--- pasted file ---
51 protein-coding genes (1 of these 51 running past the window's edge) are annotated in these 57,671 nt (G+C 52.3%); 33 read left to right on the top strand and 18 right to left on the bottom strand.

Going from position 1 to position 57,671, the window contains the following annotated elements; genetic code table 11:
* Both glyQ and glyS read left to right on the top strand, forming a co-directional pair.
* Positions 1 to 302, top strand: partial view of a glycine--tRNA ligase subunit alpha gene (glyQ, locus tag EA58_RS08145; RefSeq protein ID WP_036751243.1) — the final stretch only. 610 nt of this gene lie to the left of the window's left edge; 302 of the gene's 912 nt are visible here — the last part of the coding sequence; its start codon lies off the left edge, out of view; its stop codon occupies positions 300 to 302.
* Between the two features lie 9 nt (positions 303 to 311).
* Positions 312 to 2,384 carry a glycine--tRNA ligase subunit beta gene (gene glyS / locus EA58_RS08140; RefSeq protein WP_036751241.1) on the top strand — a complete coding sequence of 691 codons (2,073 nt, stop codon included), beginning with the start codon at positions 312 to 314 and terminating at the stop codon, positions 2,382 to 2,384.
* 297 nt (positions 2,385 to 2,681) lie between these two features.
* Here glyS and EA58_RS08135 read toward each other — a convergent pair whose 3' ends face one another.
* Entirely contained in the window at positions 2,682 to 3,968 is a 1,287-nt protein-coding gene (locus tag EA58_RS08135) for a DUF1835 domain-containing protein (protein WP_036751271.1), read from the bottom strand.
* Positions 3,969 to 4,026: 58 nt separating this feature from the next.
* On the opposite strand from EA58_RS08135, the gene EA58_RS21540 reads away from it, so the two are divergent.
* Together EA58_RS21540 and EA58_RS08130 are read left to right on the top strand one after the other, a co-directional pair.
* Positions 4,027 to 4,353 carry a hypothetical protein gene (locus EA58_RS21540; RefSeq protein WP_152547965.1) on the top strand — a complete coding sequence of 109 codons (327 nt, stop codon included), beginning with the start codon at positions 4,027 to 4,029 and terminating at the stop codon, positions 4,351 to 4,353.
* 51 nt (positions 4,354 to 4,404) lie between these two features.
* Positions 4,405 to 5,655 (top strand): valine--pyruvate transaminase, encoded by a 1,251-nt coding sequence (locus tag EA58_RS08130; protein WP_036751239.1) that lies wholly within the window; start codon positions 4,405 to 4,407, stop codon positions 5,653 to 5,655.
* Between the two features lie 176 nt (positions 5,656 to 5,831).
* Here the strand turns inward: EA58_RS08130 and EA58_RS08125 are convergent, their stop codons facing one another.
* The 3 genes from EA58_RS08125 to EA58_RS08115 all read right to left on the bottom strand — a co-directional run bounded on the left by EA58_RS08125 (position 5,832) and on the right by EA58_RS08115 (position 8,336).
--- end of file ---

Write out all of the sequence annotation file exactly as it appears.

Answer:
51 protein-coding genes (1 of these 51 running past the window's edge) are annotated in these 57,671 nt (G+C 52.3%); 33 read left to right on the top strand and 18 right to left on the bottom strand.

Going from position 1 to position 57,671, the window contains the following annotated elements; genetic code table 11:
* Both glyQ and glyS read left to right on the top strand, forming a co-directional pair.
* Positions 1 to 302, top strand: partial view of a glycine--tRNA ligase subunit alpha gene (glyQ, locus tag EA58_RS08145; RefSeq protein ID WP_036751243.1) — the final stretch only. 610 nt of this gene lie to the left of the window's left edge; 302 of the gene's 912 nt are visible here — the last part of the coding sequence; its start codon lies off the left edge, out of view; its stop codon occupies positions 300 to 302.
* Between the two features lie 9 nt (positions 303 to 311).
* Positions 312 to 2,384 carry a glycine--tRNA ligase subunit beta gene (gene glyS / locus EA58_RS08140; RefSeq protein WP_036751241.1) on the top strand — a complete coding sequence of 691 codons (2,073 nt, stop codon included), beginning with the start codon at positions 312 to 314 and terminating at the stop codon, positions 2,382 to 2,384.
* 297 nt (positions 2,385 to 2,681) lie between these two features.
* Here glyS and EA58_RS08135 read toward each other — a convergent pair whose 3' ends face one another.
* Entirely contained in the window at positions 2,682 to 3,968 is a 1,287-nt protein-coding gene (locus tag EA58_RS08135) for a DUF1835 domain-containing protein (protein WP_036751271.1), read from the bottom strand.
* Positions 3,969 to 4,026: 58 nt separating this feature from the next.
* On the opposite strand from EA58_RS08135, the gene EA58_RS21540 reads away from it, so the two are divergent.
* Together EA58_RS21540 and EA58_RS08130 are read left to right on the top strand one after the other, a co-directional pair.
* Positions 4,027 to 4,353 carry a hypothetical protein gene (locus EA58_RS21540; RefSeq protein WP_152547965.1) on the top strand — a complete coding sequence of 109 codons (327 nt, stop codon included), beginning with the start codon at positions 4,027 to 4,029 and terminating at the stop codon, positions 4,351 to 4,353.
* 51 nt (positions 4,354 to 4,404) lie between these two features.
* Positions 4,405 to 5,655 (top strand): valine--pyruvate transaminase, encoded by a 1,251-nt coding sequence (locus tag EA58_RS08130; protein WP_036751239.1) that lies wholly within the window; start codon positions 4,405 to 4,407, stop codon positions 5,653 to 5,655.
* Between the two features lie 176 nt (positions 5,656 to 5,831).
* Here the strand turns inward: EA58_RS08130 and EA58_RS08125 are convergent, their stop codons facing one another.
* The 3 genes from EA58_RS08125 to EA58_RS08115 all read right to left on the bottom strand — a co-directional run bounded on the left by EA58_RS08125 (position 5,832) and on the right by EA58_RS08115 (position 8,336).